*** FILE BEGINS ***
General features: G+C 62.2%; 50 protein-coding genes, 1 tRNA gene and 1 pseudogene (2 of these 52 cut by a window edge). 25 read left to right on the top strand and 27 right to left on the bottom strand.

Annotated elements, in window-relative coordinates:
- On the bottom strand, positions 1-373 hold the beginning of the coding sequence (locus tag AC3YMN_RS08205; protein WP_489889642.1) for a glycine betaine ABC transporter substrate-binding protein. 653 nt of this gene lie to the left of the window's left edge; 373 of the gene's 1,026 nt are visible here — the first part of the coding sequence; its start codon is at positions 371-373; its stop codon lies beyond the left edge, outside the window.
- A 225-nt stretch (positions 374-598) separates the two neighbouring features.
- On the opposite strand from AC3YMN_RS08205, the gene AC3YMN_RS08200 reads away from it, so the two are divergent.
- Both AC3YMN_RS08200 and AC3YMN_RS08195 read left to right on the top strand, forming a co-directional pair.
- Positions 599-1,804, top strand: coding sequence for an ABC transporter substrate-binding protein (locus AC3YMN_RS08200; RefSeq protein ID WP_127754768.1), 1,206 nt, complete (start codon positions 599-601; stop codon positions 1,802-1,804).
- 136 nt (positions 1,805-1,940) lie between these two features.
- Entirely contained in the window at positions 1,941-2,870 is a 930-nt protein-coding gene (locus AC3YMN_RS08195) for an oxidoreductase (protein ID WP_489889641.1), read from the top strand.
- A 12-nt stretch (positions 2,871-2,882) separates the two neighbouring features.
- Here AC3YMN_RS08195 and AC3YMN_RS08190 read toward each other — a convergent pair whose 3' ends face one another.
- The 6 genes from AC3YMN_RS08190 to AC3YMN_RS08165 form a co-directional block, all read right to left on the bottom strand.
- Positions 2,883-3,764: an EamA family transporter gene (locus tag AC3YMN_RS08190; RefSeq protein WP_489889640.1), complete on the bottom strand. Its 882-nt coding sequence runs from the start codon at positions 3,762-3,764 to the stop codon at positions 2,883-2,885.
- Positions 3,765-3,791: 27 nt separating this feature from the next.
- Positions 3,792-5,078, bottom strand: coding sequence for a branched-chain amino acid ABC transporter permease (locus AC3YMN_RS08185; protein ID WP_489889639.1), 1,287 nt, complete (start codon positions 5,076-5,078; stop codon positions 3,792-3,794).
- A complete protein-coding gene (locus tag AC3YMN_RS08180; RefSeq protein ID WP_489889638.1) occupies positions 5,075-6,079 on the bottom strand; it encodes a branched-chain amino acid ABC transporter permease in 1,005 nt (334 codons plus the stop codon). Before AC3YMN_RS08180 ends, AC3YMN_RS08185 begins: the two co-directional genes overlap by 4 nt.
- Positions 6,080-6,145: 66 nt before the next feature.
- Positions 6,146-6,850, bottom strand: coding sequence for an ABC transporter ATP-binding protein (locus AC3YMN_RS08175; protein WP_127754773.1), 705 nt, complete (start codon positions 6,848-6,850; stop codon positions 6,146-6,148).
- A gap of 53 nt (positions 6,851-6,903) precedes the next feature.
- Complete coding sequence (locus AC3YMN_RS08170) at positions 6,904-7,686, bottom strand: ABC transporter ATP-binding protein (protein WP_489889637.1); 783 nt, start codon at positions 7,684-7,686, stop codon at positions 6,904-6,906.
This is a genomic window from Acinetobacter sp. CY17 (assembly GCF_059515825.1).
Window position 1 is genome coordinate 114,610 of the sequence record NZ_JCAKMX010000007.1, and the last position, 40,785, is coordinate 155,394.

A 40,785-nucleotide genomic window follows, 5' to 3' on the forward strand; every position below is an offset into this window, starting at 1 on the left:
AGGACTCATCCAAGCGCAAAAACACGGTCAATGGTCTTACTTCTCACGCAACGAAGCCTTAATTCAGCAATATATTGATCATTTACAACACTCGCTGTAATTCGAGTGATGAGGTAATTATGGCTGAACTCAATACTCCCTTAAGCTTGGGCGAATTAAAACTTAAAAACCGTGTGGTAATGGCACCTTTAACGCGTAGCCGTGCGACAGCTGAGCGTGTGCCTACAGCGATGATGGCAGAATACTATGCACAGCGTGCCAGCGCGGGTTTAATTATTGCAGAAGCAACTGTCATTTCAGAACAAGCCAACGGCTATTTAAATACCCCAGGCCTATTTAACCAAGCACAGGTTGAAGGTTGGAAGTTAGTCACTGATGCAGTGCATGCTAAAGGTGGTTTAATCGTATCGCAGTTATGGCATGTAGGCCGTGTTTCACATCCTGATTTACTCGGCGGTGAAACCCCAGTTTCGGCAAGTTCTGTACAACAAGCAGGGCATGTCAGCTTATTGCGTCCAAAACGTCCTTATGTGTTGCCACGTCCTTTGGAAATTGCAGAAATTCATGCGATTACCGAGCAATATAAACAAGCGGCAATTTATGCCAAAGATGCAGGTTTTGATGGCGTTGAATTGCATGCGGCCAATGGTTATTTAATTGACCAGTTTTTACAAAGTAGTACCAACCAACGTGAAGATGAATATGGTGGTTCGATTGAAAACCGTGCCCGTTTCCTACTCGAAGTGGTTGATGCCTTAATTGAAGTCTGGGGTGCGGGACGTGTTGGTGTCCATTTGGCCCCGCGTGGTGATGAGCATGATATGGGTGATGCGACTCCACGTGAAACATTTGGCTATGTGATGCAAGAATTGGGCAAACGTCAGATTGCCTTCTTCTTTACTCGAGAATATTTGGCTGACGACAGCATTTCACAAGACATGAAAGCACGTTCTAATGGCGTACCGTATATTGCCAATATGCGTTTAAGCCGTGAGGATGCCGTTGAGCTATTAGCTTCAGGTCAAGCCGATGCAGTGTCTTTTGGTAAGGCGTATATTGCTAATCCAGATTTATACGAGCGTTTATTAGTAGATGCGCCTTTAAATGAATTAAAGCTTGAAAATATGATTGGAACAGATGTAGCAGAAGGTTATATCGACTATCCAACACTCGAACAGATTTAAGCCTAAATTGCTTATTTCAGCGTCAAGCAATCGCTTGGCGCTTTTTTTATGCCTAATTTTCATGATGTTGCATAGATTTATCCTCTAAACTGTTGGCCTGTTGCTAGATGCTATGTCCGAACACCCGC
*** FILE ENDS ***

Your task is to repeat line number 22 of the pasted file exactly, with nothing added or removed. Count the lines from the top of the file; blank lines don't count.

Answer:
Window position 1 is genome coordinate 114,610 of the sequence record NZ_JCAKMX010000007.1, and the last position, 40,785, is coordinate 155,394.